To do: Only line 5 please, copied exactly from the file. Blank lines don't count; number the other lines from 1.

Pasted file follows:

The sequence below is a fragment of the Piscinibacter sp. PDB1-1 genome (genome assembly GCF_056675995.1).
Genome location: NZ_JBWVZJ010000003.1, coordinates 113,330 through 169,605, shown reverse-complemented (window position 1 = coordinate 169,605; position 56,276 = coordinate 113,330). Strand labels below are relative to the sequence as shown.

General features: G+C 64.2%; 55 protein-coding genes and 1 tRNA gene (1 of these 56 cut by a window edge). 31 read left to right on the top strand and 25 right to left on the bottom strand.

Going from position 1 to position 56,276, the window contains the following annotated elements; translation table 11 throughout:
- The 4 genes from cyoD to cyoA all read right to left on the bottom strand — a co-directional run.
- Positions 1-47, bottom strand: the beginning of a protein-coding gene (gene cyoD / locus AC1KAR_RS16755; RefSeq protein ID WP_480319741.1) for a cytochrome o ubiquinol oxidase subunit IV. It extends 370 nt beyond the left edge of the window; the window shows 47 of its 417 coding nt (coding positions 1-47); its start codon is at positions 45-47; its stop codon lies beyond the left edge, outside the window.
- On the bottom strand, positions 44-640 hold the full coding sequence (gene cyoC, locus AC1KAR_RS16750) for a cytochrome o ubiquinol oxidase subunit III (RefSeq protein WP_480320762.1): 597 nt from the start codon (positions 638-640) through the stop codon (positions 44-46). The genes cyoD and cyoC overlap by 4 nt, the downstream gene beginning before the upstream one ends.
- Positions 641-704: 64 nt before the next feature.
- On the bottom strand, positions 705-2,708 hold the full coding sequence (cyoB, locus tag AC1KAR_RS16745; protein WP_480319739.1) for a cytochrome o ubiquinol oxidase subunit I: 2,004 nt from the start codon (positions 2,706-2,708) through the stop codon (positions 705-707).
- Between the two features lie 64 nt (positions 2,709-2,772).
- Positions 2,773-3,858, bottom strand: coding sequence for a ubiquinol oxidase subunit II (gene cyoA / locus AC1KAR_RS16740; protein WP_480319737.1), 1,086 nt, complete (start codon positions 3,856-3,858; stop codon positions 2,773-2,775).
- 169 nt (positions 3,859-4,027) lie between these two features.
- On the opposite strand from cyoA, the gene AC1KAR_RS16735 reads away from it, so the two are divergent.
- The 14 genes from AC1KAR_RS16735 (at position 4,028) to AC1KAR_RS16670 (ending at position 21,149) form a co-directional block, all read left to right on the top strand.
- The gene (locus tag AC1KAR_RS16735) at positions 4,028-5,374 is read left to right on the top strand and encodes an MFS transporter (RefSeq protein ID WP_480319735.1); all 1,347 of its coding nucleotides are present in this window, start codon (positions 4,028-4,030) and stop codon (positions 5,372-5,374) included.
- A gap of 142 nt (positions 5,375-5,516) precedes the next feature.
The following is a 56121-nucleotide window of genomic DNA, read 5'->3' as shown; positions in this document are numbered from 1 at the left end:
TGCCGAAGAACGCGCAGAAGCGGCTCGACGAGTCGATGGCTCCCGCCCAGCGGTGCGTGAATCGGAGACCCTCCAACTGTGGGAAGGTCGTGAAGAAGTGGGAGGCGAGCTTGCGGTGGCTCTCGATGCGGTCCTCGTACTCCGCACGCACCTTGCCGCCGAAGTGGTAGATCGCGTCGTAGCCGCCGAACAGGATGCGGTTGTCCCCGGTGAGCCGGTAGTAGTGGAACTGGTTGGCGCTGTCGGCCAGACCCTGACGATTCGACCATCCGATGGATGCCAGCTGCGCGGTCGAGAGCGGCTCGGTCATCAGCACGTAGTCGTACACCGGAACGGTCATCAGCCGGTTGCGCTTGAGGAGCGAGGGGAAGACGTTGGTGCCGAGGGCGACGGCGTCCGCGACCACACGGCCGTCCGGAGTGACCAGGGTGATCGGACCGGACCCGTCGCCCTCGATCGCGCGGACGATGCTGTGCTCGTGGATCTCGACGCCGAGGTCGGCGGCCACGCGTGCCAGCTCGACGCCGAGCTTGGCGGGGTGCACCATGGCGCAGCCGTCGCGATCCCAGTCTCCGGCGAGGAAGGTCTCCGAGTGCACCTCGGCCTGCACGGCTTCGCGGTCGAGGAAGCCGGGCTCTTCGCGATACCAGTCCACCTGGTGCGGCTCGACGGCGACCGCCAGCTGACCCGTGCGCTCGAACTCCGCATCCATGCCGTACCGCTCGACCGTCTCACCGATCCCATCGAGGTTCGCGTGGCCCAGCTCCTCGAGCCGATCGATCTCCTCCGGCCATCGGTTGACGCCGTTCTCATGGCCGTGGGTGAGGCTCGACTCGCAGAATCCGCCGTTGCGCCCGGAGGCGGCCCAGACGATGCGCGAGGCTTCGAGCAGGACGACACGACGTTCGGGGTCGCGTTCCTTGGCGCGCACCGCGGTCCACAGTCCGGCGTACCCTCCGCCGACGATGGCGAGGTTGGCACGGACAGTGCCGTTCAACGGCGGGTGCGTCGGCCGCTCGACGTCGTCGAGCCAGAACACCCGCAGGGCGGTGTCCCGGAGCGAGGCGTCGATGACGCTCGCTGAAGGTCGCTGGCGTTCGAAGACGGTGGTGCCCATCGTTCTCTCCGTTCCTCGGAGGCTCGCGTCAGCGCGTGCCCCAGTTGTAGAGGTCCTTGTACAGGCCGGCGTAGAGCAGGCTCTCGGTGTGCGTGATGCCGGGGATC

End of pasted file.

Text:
- The 4 genes from cyoD to cyoA all read right to left on the bottom strand — a co-directional run.